Content and the Multimodal Classroom

For undergrad, I received my degree in communications with a minor in marketing. I knew I loved writing, but I also loved the concept of business promotion and persuasion through advertisements, press releases, and digital marketing. I graduated back in 2015, and I feel like that was more of a time when the principles of content and content creation were truly becoming synonymous with writing.

Coming back into my master’s program, I was genuinely shocked at the English department’s course offerings: web design, social media writing, document design, all courses that I thought were more fitting for a communications degree. To be honest, I’m still a little perplexed as to what the difference between professional writing and communications are in the context of a digital world. Many of the assignments I’ve been given have been strangely similar to the assignments of my undergraduate years. One thing remains consistent among both fields of marketing and writing: multimodality.

According to the article “Trailblazing in the Frontier Zone: Advice for Multimodal Pioneers”, “[English] students now focus on the shifts between rhetorical situations that include digital and multimodal genres” (Haimes-Korn 171). Further, according to Judy Shipka in “Multimodality and Communicative Practices”, “…technological changes – that is, the rate at which the communicative landscape is changing – have fueled discussions about what twenty-first century students of discourse should know and be able to do” (5). So while I’ve always thought that communications and English/composition were two entirely different fields, I’m now seeing that because technology has continued to advance so drastically, the two are now becoming inter-related.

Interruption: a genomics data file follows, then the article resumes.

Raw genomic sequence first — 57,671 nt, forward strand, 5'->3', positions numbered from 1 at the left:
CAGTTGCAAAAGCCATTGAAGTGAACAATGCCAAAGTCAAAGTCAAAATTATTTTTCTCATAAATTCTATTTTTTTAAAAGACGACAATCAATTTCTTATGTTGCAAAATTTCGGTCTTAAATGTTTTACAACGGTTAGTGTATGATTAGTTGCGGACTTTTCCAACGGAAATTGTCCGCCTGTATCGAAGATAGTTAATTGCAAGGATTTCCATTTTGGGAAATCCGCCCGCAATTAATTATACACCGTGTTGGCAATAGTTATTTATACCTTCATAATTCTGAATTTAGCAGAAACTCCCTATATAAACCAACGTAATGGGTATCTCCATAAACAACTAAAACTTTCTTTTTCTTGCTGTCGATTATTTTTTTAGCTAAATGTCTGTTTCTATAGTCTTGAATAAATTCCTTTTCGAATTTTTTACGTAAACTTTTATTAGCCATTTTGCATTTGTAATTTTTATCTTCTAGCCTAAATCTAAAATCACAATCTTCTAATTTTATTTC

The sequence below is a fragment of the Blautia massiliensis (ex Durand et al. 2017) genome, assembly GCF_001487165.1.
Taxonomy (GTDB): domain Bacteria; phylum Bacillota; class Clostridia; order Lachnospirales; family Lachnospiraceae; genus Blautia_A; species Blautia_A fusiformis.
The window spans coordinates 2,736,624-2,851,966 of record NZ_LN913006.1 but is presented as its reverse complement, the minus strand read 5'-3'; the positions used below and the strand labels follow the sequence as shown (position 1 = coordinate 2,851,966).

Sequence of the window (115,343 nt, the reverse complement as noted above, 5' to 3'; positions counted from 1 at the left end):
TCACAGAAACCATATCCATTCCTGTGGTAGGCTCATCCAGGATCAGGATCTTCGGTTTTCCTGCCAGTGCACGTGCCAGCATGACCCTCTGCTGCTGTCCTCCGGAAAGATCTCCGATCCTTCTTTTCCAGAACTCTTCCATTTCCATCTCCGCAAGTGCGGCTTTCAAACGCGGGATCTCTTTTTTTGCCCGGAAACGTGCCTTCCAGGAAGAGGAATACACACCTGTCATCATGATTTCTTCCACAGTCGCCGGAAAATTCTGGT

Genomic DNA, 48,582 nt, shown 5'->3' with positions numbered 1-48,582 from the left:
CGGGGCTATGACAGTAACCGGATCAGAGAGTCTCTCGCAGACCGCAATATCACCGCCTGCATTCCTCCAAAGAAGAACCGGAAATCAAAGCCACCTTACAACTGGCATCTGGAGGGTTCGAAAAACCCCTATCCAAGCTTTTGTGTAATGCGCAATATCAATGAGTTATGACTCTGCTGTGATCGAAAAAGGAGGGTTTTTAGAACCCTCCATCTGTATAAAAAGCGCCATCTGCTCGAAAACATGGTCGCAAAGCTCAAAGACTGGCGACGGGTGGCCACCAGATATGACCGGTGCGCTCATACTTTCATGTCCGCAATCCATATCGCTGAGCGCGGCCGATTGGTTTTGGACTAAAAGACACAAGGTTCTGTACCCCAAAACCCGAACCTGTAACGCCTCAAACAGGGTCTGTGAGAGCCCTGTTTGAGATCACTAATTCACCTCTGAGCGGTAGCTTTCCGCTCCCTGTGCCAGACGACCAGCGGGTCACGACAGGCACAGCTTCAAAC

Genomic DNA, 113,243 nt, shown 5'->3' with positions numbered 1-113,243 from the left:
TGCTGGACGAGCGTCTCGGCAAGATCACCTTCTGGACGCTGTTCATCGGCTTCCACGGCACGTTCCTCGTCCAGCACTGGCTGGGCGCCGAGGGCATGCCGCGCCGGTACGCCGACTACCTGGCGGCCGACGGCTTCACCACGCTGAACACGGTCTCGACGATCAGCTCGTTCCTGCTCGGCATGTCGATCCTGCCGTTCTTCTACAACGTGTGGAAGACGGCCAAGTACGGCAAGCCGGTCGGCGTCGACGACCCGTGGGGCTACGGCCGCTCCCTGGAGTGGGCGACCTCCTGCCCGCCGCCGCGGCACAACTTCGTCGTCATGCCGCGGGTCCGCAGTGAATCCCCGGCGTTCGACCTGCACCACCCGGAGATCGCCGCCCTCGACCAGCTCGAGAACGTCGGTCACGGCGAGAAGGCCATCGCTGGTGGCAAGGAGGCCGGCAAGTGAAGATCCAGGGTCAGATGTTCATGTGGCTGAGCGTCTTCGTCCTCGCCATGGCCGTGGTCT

But how does this translate to my duties as a first-year composition teacher?

As FYC instructors, it’s not only our job to teach our students success in written skill but also to encourage writing for other genres besides academic papers. The skills these students can learn in FYC courses can be extremely professional to whatever career they wish to pursue in their upper-level courses: technical writing for software manuals, document design for brochures for a company, even writing a successful email to employees. In “When Writing Becomes Content”, Lisa Dush highlights this idea of prepping students for their future careers by emphasizing writing as content and use of multimodality in course design:

…if we prepare students – likely majors and master’s-level students – to work in marketing/communications roles in organizations that take a content marketing approach, we best prepare them to conceive of and possibly even produce a wide range of genres across a wide range of media – such as blog posts, white papers, instructional videos, social media posts and conversations, and website content (185).

While this quote primarily discusses higher level courses, the value can still be seen in FYC courses, and integration of multimodal concepts has already begun in the modern-day English 1101 and 1102 classroom.